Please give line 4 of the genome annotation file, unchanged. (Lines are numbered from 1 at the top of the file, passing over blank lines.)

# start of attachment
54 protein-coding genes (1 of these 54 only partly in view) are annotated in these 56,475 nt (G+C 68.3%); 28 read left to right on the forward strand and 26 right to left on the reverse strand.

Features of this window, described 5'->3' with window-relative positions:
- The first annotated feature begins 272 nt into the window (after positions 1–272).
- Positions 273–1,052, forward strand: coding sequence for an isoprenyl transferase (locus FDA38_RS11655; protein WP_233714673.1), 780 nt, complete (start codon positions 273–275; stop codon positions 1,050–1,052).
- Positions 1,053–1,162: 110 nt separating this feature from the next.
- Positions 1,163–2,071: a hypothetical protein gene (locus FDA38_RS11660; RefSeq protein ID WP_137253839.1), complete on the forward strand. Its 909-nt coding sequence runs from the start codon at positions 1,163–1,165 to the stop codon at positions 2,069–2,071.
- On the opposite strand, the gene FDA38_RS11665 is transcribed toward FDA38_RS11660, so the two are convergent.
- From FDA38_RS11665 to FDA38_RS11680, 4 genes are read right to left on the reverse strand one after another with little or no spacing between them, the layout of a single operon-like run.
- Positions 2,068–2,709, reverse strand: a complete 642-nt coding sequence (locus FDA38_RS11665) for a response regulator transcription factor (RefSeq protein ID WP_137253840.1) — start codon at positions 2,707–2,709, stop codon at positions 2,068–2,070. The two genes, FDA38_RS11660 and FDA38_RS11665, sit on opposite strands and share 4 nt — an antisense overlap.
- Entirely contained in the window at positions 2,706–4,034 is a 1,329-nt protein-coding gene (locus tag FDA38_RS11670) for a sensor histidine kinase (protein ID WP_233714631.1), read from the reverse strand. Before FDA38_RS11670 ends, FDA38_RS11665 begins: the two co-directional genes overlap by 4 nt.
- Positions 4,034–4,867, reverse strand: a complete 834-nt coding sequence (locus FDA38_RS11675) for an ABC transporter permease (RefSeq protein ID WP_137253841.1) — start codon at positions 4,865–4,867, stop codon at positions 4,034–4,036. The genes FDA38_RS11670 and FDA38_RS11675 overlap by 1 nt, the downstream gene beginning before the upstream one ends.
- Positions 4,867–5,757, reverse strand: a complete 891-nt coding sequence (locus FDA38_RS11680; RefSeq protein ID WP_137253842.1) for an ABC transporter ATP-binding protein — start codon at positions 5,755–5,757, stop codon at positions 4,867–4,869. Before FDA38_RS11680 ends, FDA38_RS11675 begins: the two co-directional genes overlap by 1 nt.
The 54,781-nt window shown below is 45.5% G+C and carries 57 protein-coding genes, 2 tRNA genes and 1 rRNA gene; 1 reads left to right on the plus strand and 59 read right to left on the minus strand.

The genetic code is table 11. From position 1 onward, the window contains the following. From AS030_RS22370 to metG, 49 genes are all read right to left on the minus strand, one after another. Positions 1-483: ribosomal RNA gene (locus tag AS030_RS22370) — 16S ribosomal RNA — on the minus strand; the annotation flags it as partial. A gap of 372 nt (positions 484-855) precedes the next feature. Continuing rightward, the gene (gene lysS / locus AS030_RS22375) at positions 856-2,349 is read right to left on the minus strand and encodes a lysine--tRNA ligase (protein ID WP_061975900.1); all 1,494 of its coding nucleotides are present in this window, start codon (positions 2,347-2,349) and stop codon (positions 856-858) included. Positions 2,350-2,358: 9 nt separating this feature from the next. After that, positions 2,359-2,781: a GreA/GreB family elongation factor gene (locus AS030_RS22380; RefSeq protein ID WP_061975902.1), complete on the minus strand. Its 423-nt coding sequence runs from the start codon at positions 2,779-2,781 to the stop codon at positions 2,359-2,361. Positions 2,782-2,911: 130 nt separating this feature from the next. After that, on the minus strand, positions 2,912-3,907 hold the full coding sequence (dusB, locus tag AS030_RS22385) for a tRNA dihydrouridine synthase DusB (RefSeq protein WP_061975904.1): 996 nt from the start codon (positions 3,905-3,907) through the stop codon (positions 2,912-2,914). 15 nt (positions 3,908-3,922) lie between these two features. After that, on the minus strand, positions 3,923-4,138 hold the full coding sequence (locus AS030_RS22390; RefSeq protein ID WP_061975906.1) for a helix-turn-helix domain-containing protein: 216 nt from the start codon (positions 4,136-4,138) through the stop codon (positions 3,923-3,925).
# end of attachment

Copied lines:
- Positions 273–1,052, forward strand: coding sequence for an isoprenyl transferase (locus FDA38_RS11655; protein WP_233714673.1), 780 nt, complete (start codon positions 273–275; stop codon positions 1,050–1,052).